However like many UK business schools, LUMS provides the benefit of close links to major cities, including London, where a third of the MBA program is now taught.

Successful start-ups benefit from both strong connections to one place and the ability to build a network in others. Travel between some cities is now relatively fast – London to Cambridge by train, for instance, can be completed in 45 minutes.

“We are not limiting ourselves to Birmingham,” says Basel Hammoda, Aston MBA and founder of a management consultancy firm. “It is not uncommon that we find ourselves asked to work on projects in other cities in the UK,” he says.

He admits most consulting business is found in London but describes Birmingham as a city offering “golden opportunities” for start-ups, due to less competition and a collaborative environment.

“The city is buzzing with business clubs, social meet-ups groups and networking events,” he says.

Reading is a UK city that is just a 40 minute drive from Heathrow, the world’s second busiest airport that is based in west London. This has allowed Henley Business School, based just outside of Reading, to attract more overseas entrepreneurs.

“Geographical proximity matters. This area is densely populated,” says Maksim Belitski, lecturer in entrepreneurship at Henley, with mostly IT companies.

He adds that MBA students are like “gold dust” to start-up businesses nearby. “Companies compete to get the MBA students on-board to work for specific projects,” he says.

MBAs covet the connectivity afforded by the UK’s business schools. Anirban Jyoti Gupta, a former tech consultant at India’s Tata Consultancy Services, moved to Lancaster to begin an MBA with a “London connect”, but the experience has expanded.

He will spend time in Edinburgh, Scotland’s capital, and singles out Leeds and Manchester as attractive city destinations nearby. “Lancaster is ideally positioned to take advantage of the different opportunities that might arise,” he says.  

Leeds has a long tradition of banks and building societies, and is home to many healthcare companies. London-listed software supplier Emis, for instance, has collaborated with Apple to develop a new healthcare application for smartphones.

Sheffield has expertise in engineering. It has produced WANdisco, a cloud computing company, and infrastructure software group Servelec, both publically traded on the LSE.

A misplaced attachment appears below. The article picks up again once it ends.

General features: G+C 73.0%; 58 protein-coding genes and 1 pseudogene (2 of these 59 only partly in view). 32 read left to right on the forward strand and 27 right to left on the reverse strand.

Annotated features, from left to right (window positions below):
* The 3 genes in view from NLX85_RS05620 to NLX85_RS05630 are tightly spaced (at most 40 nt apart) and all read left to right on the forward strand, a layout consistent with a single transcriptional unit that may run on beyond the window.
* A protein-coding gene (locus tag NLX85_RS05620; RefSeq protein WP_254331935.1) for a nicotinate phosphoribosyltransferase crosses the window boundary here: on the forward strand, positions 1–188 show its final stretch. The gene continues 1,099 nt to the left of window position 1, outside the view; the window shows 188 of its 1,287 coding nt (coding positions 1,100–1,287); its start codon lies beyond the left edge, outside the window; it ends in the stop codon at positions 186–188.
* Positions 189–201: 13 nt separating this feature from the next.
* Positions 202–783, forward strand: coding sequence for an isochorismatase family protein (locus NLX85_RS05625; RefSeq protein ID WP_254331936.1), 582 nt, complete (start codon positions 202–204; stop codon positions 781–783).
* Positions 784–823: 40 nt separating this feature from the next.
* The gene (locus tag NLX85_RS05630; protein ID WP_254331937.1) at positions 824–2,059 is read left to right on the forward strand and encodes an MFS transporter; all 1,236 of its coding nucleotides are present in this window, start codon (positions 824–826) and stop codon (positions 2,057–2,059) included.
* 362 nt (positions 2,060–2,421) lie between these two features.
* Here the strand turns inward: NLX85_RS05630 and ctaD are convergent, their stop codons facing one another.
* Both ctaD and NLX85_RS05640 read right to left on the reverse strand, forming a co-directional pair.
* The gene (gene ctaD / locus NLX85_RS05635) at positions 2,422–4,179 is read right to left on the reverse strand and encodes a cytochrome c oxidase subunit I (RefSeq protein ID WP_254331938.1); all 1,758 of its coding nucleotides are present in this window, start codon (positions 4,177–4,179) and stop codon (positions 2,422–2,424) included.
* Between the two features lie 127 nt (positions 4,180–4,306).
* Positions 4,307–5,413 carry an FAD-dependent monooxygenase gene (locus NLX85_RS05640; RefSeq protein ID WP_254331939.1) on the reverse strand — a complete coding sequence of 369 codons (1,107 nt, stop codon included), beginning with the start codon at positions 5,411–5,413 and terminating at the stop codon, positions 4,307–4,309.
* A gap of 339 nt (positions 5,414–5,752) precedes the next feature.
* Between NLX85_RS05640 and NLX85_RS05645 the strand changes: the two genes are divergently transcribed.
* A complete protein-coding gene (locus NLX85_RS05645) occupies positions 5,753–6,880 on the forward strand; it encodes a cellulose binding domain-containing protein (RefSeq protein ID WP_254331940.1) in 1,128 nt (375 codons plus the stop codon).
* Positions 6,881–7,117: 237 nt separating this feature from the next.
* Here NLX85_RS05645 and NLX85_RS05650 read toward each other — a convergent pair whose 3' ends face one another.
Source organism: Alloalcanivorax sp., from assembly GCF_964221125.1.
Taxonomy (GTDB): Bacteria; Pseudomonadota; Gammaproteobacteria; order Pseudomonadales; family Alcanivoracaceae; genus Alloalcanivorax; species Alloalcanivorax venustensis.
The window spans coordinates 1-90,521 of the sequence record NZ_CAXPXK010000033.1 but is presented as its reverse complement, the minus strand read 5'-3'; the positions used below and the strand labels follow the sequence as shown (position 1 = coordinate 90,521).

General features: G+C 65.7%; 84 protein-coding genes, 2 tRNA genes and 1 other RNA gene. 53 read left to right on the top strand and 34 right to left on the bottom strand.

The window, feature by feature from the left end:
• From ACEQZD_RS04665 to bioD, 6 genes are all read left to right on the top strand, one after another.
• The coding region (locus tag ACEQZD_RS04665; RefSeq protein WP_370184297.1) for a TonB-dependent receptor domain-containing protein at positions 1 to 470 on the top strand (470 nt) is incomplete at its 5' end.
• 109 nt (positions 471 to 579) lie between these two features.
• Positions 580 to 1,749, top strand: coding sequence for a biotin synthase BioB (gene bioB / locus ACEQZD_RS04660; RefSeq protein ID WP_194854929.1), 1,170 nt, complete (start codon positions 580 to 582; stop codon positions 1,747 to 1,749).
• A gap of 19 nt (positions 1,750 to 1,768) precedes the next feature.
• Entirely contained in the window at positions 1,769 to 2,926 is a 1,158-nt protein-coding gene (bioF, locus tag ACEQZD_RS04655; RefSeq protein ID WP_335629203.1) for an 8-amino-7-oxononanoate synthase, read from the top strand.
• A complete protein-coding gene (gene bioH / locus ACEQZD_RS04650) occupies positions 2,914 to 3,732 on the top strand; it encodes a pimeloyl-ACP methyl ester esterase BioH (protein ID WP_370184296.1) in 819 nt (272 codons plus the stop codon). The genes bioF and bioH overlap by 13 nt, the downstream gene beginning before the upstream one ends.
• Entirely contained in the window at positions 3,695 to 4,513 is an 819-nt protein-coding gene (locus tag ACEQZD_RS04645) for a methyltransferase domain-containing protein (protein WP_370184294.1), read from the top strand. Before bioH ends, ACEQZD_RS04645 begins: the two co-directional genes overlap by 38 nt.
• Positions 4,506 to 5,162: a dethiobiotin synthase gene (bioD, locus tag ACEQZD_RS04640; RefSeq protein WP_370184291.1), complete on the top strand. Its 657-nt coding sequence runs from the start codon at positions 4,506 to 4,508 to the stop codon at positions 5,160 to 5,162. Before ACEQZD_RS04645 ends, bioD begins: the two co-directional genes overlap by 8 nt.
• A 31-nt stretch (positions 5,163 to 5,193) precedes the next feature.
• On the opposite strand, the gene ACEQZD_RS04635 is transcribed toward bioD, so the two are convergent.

The UK’s venture capital industry is still a relative minnow compared with Silicon Valley in the US, but business schools are helping to fill a gap in supply of finance.

Manchester Business School, for example, runs an industry-backed entrepreneurship competition that awards £10,000 in start-up funding to multiple winners.

Goldman Sachs’ 10,000 Small Businesses Program is located at Aston Business School, which helps to create opportunities for participants to access suitable finance.

Even a London location is not guarantee of finance or an access to talent, one of a start-up’s biggest hurdles. Peter Kovari, the co-founder of London-based minicab app Bounce, has had a difficult time trying to drive the company off the ground.

“It has been challenging to find good talent in London to join a tech start-up,” says Peter, an EMBA graduate of London Business School.

Technology has been the hottest industry for business school entrepreneurs. While most tech start-ups are clustered in the capital, Silicon Valley fever is spreading to regional destinations.

London is home to about 90,000 technology and digital companies, yet Birmingham and Manchester have about 6,000 each, while Newcastle employs about 32,000 technology workers.

For Gaurav at Door Ironmongery, Birmingham provides an aspirational business community that is more open to sharing ideas and forming partnerships, he says. “I believe in the long run Birmingham will be the new destination for every business in [the] UK.”